He paused for a moment, puffing on his cigarette while I reflected on the carved painting’s overall message. Although he hadn’t directly addressed the bate manurun dominating the center of the painting, I now understood the reason for its presence. Indonesia had fallen into a period of violence and disruption, and the bate manurun was a structure erected as part of traditional rituals designed to restore order to the community. In essence, Ambena Landang was invoking this traditional “helping hand” from the heavens to restore order to the broader community. He was adeptly invoking a pantheon of traditional images to sculpt a message about living harmoniously in today’s complicated world.   Turning more directly to the context of South Sulawesi, Ambena Landang resumed: I started this sort of carving to help poor people here make a living. But now I’m seeing that we need to do this to support ourselves in other ways. If our carvings are liked by others, people [from other groups] will automatically respect us. We don’t want what happened back in the 1950s to repeat itself—when Torajas made shoes for people in Makassar and those people [Muslim Bugis and Makassarese] used those shoes to stomp on us. Right?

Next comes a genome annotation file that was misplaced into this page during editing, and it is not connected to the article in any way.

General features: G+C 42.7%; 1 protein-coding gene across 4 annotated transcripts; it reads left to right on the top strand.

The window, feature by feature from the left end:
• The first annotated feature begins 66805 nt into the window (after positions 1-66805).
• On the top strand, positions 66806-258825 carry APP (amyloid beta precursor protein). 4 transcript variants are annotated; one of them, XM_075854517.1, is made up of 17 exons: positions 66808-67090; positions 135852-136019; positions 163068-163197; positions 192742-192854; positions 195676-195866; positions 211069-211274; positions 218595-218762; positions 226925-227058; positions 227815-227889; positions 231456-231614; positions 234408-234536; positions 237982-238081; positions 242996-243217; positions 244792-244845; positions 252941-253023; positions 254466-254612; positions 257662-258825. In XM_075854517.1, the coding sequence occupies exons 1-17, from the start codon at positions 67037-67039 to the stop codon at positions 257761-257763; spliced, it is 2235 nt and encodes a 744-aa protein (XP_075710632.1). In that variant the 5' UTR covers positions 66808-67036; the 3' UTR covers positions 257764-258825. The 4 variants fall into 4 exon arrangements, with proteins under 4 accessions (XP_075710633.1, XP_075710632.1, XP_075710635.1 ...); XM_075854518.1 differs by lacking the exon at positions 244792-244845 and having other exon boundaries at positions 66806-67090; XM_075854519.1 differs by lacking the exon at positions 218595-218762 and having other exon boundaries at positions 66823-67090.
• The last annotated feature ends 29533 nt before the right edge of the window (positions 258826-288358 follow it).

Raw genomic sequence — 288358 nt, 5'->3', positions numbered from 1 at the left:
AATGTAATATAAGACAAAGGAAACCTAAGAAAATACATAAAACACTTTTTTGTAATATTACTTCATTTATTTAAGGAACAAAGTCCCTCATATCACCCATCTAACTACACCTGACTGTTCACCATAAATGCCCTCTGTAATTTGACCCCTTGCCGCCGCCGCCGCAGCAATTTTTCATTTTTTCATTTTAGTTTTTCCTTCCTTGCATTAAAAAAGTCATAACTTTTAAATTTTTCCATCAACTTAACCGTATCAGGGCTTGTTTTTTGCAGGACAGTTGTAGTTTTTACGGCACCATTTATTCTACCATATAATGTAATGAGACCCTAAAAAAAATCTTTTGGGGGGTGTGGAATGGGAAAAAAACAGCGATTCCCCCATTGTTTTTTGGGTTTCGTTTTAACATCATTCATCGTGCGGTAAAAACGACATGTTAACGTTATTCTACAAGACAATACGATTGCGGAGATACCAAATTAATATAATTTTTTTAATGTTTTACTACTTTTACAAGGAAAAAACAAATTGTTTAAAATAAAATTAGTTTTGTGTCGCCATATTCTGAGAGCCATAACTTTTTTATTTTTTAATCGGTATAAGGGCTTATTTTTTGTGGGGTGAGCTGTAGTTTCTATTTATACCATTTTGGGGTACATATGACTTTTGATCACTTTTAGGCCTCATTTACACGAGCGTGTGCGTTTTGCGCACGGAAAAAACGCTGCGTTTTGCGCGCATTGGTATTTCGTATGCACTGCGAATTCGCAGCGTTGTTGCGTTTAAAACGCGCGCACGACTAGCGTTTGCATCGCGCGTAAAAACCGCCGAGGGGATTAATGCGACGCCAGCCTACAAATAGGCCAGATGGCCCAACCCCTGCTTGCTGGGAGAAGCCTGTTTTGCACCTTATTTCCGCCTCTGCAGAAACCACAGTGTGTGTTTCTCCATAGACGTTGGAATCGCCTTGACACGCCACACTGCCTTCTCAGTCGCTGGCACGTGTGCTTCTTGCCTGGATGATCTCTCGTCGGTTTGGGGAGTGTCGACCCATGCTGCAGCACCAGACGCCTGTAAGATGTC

Ambena Landang’s eyes sparkled as he proceeded to tell me about the next part of his vision, which he hoped would carve a new path for Toraja relations with their lowland rivals: My plans are to start carving tables to give to people in Makassar. Soon, they’ll be sitting before our tables. If they enjoy eating and drinking from our carved tables, when we Toraja appear, they’ll be saying “silahkan.” [please come sit and join us]. Nah, that’s what I’m doing next!   

As I listened, I realized that for Ambena Landang, these furniture-carving plans embodied an attempt to manufacture more harmonious relations between Muslim Makassarese and Christian Toraja, relations that would bring them together over shared food and drink.